Back when I was a PFY, the way to buy a PC without Windows was to buy the components and bolt them together yourself. There was progress over the years, with some small distributors selling blank pre-assembled machines, but if you had the technical skill to understand the value and find the distributor then you had the skill to assemble a PC. The full details of the deal between the big PC distributors and Microsoft is secret. It could have included 100% Windows bundling or else, but a simpler explanation was the hardware+windows was sold below cost, the difference was made up with crapware and the profit came from the commission on MS Office - neither of which were available for Linux.
That was less true with laptops. The EOMs paid for Windows on all laptops. It was just about possible to buy a laptop without Windows, but the EOM, distributor and customer all paid for an unused Windows License. This caused seething hatred from Penguinistas - easily 10milliTrumps. The first mainstream Linux small cheap computers arrived at CeBIT, and on the first day they were packed up and taken away without explanation. The popular assumption at the time was that Microsoft threatened the manufacturer with expensive Windows licenses. (The standard anti-trust dodge was a price hike for all, and "marketing support" for "qualifying partners").
It is remotely possible that you are technically correct about PCs, but there is no way you will ever convince grey beards that Microsoft could not at one time effectively insist on Windows Tax on all laptops. The deals are still secret, but a more modern version probably involves software patents (spit) that are just as valid as SCO's claims, but are the cost of getting Windows for the same price that competitors pay.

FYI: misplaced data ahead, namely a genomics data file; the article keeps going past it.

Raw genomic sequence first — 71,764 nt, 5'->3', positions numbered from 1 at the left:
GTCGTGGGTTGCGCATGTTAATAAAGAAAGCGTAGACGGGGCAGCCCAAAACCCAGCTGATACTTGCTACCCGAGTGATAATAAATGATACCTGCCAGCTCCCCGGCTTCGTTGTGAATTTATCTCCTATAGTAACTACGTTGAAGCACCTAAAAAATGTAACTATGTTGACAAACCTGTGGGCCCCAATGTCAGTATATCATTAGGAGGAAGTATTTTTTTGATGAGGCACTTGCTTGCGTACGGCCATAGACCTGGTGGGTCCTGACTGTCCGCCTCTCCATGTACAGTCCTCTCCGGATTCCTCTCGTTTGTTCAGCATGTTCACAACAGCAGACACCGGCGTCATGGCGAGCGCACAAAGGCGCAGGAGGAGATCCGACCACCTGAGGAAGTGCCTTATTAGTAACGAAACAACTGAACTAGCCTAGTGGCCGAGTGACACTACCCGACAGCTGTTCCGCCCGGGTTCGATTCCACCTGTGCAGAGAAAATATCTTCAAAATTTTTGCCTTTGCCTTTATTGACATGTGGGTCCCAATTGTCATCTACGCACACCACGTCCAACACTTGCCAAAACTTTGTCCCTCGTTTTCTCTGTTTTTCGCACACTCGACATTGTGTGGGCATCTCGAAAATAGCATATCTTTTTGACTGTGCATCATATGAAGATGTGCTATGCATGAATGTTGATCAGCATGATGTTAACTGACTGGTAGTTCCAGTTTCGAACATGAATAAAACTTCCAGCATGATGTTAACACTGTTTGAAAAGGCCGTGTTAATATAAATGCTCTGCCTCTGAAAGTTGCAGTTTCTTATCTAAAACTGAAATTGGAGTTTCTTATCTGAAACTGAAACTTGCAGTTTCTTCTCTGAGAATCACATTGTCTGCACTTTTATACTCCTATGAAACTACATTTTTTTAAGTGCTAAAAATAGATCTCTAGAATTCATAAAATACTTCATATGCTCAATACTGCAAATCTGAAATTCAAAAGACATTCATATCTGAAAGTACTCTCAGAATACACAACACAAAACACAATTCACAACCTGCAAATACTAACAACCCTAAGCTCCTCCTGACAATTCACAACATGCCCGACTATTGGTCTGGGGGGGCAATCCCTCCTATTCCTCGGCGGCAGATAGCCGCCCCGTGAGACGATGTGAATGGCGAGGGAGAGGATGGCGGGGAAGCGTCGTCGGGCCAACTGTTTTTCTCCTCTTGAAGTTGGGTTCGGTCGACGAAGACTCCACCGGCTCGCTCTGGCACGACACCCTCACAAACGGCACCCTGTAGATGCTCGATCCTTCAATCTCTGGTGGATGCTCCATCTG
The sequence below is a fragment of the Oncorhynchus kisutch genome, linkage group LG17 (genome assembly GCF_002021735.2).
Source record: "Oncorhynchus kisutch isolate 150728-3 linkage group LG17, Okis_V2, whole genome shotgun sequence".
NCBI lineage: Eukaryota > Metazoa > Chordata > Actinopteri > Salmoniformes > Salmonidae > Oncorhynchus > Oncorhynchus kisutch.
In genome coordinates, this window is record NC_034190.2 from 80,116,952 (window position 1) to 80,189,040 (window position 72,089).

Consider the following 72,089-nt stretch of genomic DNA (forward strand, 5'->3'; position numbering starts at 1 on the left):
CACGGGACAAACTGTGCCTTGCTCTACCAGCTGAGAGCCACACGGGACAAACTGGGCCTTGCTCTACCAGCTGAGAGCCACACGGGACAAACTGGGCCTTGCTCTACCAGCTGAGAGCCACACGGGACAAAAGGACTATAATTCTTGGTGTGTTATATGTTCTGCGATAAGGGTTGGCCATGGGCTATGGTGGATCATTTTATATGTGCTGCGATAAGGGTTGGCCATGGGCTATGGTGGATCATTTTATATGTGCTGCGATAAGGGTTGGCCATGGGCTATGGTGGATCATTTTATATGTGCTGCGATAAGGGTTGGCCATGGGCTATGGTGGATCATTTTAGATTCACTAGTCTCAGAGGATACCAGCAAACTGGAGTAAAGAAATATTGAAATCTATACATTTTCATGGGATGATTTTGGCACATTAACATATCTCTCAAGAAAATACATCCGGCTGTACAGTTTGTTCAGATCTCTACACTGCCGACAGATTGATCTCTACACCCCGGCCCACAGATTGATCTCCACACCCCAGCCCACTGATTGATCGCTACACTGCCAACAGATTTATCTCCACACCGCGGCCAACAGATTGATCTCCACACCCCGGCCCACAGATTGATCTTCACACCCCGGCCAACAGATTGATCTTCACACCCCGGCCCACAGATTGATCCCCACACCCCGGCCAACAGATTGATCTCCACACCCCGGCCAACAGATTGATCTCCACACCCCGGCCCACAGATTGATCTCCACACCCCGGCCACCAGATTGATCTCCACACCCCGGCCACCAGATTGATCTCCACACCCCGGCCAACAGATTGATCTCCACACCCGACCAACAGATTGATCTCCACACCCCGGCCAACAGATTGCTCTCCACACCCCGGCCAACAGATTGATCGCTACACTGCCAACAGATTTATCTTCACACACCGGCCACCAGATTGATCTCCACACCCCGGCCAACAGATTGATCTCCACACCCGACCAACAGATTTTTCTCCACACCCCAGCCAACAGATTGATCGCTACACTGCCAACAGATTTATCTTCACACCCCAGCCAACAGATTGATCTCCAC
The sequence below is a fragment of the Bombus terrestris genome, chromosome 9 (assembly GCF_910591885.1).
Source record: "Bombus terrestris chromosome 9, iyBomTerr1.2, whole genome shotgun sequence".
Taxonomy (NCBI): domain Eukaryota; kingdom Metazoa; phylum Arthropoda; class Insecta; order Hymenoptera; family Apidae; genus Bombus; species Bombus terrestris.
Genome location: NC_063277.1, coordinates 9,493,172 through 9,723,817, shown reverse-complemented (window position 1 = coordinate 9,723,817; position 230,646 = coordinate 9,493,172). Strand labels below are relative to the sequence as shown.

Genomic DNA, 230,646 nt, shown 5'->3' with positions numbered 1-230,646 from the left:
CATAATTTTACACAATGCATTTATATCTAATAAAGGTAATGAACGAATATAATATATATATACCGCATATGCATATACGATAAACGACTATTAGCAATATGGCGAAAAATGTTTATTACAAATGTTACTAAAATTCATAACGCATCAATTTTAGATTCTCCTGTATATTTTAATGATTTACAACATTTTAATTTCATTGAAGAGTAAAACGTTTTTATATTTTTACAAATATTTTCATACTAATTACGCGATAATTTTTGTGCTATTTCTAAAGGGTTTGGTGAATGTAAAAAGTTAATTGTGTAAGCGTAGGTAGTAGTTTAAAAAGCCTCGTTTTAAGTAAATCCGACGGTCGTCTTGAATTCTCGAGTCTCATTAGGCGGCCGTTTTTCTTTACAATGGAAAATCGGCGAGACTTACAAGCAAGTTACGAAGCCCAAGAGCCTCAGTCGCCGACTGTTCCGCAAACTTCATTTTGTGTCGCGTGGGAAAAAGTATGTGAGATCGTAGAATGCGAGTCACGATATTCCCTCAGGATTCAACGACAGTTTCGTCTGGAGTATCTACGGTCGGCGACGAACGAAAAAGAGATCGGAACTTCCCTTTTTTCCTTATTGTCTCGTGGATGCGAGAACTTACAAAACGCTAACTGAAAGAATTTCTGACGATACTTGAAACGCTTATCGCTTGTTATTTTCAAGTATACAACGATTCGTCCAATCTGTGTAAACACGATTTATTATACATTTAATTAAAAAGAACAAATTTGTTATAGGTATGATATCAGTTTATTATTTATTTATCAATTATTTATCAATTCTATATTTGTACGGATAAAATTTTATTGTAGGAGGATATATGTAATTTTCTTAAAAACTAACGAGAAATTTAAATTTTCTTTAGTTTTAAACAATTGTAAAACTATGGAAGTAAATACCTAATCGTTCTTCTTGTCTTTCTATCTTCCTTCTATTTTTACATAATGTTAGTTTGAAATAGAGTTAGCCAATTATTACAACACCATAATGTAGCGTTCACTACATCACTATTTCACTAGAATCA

After years of farting about, the EU did get Microsoft to offer (defective expensive) documentation for SMB. They did get Microsoft to add a browser selection dialog box (but no refund if you did not pick IE). There were some hefty fines, which either reduced taxes or increased budgets in the EU (probably a bit of both). Changes in the computer industry did not come from EU court decisions. A competitive product became available before the courts got half way to a verdict (and the sentences were either irrelevant or ignored for years).
Phone manufacturers are well aware that an EU judgement + enforcement would take at least a decade and would be meaningless five years before anything happened. If Samsung had a problem with Android, they would sell Tizen phones. The other big manufacturers have something similar and the smaller ones could license Tizen. The EU are welcome to investigate, and perhaps they will find something that eventually provides some financial benefit to EU tax payers. Don't hold your breathe.